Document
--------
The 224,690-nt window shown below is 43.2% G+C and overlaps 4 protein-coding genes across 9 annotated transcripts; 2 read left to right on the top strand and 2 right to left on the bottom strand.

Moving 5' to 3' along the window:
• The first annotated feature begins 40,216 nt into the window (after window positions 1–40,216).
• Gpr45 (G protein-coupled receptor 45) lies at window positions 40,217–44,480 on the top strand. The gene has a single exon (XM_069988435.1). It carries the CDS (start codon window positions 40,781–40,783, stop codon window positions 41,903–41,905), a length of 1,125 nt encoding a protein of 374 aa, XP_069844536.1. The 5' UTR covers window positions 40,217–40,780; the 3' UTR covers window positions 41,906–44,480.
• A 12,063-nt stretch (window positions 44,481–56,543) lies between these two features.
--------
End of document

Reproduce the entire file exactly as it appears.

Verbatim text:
The 224,690-nt window shown below is 43.2% G+C and overlaps 4 protein-coding genes across 9 annotated transcripts; 2 read left to right on the top strand and 2 right to left on the bottom strand.

Moving 5' to 3' along the window:
• The first annotated feature begins 40,216 nt into the window (after window positions 1–40,216).
• Gpr45 (G protein-coupled receptor 45) lies at window positions 40,217–44,480 on the top strand. The gene has a single exon (XM_069988435.1). It carries the CDS (start codon window positions 40,781–40,783, stop codon window positions 41,903–41,905), a length of 1,125 nt encoding a protein of 374 aa, XP_069844536.1. The 5' UTR covers window positions 40,217–40,780; the 3' UTR covers window positions 41,906–44,480.
• A 12,063-nt stretch (window positions 44,481–56,543) lies between these two features.